Messages

One of the more tangible features of Mountain Lion is Messages, the iChat replacement that's long overdue. The main attraction is the ability to send messages to iMessage users from your Mac. The feature works and is available to Lion users as well through a beta, however the final version will be a Mountain Lion exclusive.

AirPlay Mirroring & QuickSync

Since Arrandale Intel has been offering its own flavor of wireless display technology called Intel WiDi. The premise is simple - take the display buffer, encode it in real time as a video (originally MPEG-2, later H.264), send it over WiFi to a box that can decode the video stream and display it over HDMI to an attached display (e.g. a HDTV). Apple enabled something similar on its iDevice platforms called AirPlay Mirroring. Deploying AirPlay Mirroring on iDevices made sense since all of those platforms ship with hardware encoders on their SoC. With Mountain Lion Apple is bringing the same functionality to Macs. The only requirements are that you have a second generation Apple TV and that it's on the same network as your Mountain Lion Mac.

AirPlay Mirroring isn't functional currently but by the time ML ships it should be. The usage models are plentiful (presentations, quickly tossing videos on the big screen for many users to watch, etc...) and the feature should do a good job of selling Apple TVs to Mac users.

Apple isn't being very specific on what hardware platforms will support AirPlay Mirroring. Sandy Bridge and later Macs shouldn't have a problem and I hope that Apple will leverage Intel's QuickSync technology to keep CPU utilization low. It's possible for earlier Macs to handle the encode workload but there's obviously a performance tradeoff. Apple is usually very sensitive to maintaining user experience over guaranteeing functionality so it'll be interesting to see where it draws the line for AirPlay Mirroring compatibility.

Unfortunately there's no update on QuickSync support elsewhere in Mountain Lion. Thus far all Finder and Quicktime initiated video transcoding is done in software on the x86 cores and doesn't appear to leverage QuickSync at all. Why Apple generally refuses to use one of Sandy Bridge's most valuable features for consumers remains a mystery to me.

Server

I won't dive too far into Mountain Lion Server, since this is just supposed to be a quick first look at a very early version of the product. However, for users of the product (and/or readers of our huge Lion Server review) there's one important change that comes in with 10.8 - Lion introduced a new program, Server.app, which took over some (but not all) of the functionality provided by the legacy Server Admin Tools. The tools are still provided as a separate download to close the functionality gap left by Server.app.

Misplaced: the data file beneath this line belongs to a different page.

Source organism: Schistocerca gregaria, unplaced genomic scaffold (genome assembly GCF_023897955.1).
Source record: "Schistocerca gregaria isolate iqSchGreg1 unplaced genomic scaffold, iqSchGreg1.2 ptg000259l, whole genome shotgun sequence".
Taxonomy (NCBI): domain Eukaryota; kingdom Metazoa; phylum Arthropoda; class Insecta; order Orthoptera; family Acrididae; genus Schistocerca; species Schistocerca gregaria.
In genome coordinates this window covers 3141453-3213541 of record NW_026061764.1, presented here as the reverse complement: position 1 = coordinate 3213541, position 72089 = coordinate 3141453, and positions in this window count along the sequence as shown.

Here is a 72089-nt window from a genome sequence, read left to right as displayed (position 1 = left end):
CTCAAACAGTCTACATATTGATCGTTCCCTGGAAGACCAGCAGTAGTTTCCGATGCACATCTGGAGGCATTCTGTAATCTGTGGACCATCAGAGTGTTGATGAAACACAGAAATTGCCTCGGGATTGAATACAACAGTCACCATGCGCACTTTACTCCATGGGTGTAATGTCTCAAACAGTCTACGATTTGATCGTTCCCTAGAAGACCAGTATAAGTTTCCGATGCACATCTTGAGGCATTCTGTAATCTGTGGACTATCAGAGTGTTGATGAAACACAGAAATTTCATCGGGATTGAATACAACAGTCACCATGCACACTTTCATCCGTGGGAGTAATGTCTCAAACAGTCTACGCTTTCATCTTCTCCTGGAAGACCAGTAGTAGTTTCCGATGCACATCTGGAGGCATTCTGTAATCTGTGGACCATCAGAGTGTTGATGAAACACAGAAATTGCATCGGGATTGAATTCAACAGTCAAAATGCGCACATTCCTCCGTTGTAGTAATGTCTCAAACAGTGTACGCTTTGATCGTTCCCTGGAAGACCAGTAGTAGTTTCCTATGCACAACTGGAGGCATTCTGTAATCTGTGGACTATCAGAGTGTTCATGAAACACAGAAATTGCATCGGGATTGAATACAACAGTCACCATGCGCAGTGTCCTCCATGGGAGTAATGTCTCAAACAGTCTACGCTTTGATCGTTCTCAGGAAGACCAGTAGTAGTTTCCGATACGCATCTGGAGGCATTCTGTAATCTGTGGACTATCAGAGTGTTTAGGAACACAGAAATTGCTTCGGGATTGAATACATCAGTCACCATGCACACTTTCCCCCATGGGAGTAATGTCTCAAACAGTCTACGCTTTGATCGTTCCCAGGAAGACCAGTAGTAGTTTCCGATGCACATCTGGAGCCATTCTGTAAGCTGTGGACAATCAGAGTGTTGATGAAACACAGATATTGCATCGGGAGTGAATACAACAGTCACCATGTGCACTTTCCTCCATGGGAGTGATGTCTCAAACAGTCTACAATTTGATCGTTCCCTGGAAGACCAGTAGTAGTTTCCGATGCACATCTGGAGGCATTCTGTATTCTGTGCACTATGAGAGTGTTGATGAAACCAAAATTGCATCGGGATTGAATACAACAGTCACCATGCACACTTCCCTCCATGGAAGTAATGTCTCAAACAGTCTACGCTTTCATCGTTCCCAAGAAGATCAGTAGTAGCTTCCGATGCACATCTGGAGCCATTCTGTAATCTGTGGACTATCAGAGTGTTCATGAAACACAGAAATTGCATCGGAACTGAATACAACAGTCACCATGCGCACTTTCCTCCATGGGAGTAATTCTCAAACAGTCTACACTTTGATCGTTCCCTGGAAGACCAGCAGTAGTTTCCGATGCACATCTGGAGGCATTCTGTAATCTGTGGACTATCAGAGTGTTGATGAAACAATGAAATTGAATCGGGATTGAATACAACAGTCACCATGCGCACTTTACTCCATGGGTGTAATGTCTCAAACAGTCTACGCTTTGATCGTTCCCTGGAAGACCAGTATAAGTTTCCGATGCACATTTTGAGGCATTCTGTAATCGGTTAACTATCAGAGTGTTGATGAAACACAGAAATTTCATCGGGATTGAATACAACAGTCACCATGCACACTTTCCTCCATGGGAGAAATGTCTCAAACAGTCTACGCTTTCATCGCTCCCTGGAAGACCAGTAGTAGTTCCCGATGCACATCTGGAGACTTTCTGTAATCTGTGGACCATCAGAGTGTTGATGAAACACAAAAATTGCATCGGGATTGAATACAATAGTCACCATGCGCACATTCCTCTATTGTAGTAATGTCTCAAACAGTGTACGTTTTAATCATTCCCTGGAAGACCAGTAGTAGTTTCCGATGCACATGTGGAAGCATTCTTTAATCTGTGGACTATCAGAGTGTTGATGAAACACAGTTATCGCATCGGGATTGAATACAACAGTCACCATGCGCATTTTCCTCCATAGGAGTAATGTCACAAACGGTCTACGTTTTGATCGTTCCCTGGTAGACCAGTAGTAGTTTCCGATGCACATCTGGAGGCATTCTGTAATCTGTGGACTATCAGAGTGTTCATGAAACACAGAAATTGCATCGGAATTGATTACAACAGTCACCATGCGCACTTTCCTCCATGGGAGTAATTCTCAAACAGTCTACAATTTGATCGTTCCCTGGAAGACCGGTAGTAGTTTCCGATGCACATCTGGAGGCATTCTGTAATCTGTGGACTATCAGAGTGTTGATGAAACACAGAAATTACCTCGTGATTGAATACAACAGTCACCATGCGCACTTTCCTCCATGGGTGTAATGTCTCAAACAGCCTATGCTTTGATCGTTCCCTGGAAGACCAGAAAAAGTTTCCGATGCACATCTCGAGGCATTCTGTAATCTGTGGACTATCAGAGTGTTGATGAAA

In Mountain Lion Server, more functionality of the Server Admin Tools appears to have been integrated into Server.app - NetBoot, the System Image Utility, DNS, and a few other services can now be managed in Server.app. There are still a few services that appear to be missing (DHCP, NAT, and a few others appear to be absent) - it's too early to say whether these services will be included in Server.app when Mountain Lion is launched, whether the company will offer a new version of the Server Admin Tools, or whether those services will be removed from OS X Server altogether.

Supported Macs

The last thing I wanted to talk about is something we've already touched on, but it bears repeating - Mountain Lion is dropping support for any Mac that is not capable of booting OS X's 64-bit kernel. Lion requires a 64-bit capable Core 2 Duo processor or better, but included the legacy 32-bit kernel to enable support for computers missing one of the other two components required for a 64-bit boot: a 64-bit EFI, and 64-bit graphics drivers. The complete list of supported Macs is below:

• iMac (mid 2007 or later)
• MacBook (13-inch Aluminum,  2008), (13-inch, Early 2009 or later)
• MacBook Pro (13-inch, Mid-2009 or later), (15-inch, 2.4/2.2 GHz), (17-inch, Late 2007 or later)
• MacBook Air (Late 2008 or later)
• Mac Mini (Early 2009 or later)
• Mac Pro (Early 2008 or later)
• Xserve (Early 2009)

Generally speaking, if you don't want to use this Apple Support document to see whether your Mac supports the 64-bit kernel, there are a few rules of thumb you can use: if your Mac uses either the ATI Radeon X1600, Intel's GMA 950 or X3100, and any NVIDIA GeForce card older than the 8000-series, your Mac is likely disqualified from running Mountain Lion. This list includes computers (like the pre-unibody white MacBooks) sold just a little under four years ago, which is no doubt unwelcome news to users of those systems - unfortunately, you'll either have to upgrade your system or stick with Lion if you've got one of the unsupported Macs.